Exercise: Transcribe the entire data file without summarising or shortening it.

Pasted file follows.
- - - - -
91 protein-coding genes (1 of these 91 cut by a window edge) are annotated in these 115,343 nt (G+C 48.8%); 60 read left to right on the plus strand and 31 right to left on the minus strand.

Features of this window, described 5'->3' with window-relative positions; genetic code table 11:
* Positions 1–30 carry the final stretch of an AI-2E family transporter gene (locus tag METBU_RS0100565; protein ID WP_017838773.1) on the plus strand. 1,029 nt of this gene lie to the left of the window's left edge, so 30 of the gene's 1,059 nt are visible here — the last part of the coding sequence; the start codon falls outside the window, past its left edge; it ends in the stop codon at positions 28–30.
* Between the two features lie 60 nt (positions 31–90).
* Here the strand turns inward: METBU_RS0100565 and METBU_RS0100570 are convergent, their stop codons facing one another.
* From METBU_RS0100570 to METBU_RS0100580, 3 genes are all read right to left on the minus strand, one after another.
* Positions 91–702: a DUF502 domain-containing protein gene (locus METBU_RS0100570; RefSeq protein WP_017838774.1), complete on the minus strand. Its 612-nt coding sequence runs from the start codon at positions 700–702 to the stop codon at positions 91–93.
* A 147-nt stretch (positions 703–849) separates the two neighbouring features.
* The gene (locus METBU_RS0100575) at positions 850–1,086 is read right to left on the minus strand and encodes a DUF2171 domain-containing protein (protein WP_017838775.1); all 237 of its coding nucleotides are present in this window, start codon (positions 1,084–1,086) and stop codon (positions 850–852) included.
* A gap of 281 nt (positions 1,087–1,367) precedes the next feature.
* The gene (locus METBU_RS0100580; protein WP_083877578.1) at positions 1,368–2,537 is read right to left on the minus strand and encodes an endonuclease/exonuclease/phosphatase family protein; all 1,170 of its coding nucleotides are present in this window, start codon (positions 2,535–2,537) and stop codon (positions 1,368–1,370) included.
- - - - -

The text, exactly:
91 protein-coding genes (1 of these 91 cut by a window edge) are annotated in these 115,343 nt (G+C 48.8%); 60 read left to right on the plus strand and 31 right to left on the minus strand.

Features of this window, described 5'->3' with window-relative positions; genetic code table 11:
* Positions 1–30 carry the final stretch of an AI-2E family transporter gene (locus tag METBU_RS0100565; protein ID WP_017838773.1) on the plus strand. 1,029 nt of this gene lie to the left of the window's left edge, so 30 of the gene's 1,059 nt are visible here — the last part of the coding sequence; the start codon falls outside the window, past its left edge; it ends in the stop codon at positions 28–30.
* Between the two features lie 60 nt (positions 31–90).
* Here the strand turns inward: METBU_RS0100565 and METBU_RS0100570 are convergent, their stop codons facing one another.
* From METBU_RS0100570 to METBU_RS0100580, 3 genes are all read right to left on the minus strand, one after another.
* Positions 91–702: a DUF502 domain-containing protein gene (locus METBU_RS0100570; RefSeq protein WP_017838774.1), complete on the minus strand. Its 612-nt coding sequence runs from the start codon at positions 700–702 to the stop codon at positions 91–93.
* A 147-nt stretch (positions 703–849) separates the two neighbouring features.
* The gene (locus METBU_RS0100575) at positions 850–1,086 is read right to left on the minus strand and encodes a DUF2171 domain-containing protein (protein WP_017838775.1); all 237 of its coding nucleotides are present in this window, start codon (positions 1,084–1,086) and stop codon (positions 850–852) included.
* A gap of 281 nt (positions 1,087–1,367) precedes the next feature.
* The gene (locus METBU_RS0100580; protein WP_083877578.1) at positions 1,368–2,537 is read right to left on the minus strand and encodes an endonuclease/exonuclease/phosphatase family protein; all 1,170 of its coding nucleotides are present in this window, start codon (positions 2,535–2,537) and stop codon (positions 1,368–1,370) included.